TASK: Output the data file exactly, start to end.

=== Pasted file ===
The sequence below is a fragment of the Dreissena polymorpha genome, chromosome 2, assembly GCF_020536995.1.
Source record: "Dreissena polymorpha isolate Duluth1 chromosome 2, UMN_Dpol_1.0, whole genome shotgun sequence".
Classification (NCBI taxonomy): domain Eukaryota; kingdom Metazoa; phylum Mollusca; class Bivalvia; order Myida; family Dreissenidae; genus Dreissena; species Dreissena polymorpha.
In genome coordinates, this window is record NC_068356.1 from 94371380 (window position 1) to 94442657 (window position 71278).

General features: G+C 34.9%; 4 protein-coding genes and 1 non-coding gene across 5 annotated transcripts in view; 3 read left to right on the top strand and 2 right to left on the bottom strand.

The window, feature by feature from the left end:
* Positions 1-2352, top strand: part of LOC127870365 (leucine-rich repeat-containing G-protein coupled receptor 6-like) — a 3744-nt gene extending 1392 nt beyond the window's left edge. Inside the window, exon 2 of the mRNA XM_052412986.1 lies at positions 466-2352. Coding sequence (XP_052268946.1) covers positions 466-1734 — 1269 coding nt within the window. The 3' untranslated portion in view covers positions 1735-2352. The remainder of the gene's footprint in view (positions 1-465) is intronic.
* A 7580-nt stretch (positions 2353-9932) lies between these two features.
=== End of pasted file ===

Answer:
The sequence below is a fragment of the Dreissena polymorpha genome, chromosome 2, assembly GCF_020536995.1.
Source record: "Dreissena polymorpha isolate Duluth1 chromosome 2, UMN_Dpol_1.0, whole genome shotgun sequence".
Classification (NCBI taxonomy): domain Eukaryota; kingdom Metazoa; phylum Mollusca; class Bivalvia; order Myida; family Dreissenidae; genus Dreissena; species Dreissena polymorpha.
In genome coordinates, this window is record NC_068356.1 from 94371380 (window position 1) to 94442657 (window position 71278).

General features: G+C 34.9%; 4 protein-coding genes and 1 non-coding gene across 5 annotated transcripts in view; 3 read left to right on the top strand and 2 right to left on the bottom strand.

The window, feature by feature from the left end:
* Positions 1-2352, top strand: part of LOC127870365 (leucine-rich repeat-containing G-protein coupled receptor 6-like) — a 3744-nt gene extending 1392 nt beyond the window's left edge. Inside the window, exon 2 of the mRNA XM_052412986.1 lies at positions 466-2352. Coding sequence (XP_052268946.1) covers positions 466-1734 — 1269 coding nt within the window. The 3' untranslated portion in view covers positions 1735-2352. The remainder of the gene's footprint in view (positions 1-465) is intronic.
* A 7580-nt stretch (positions 2353-9932) lies between these two features.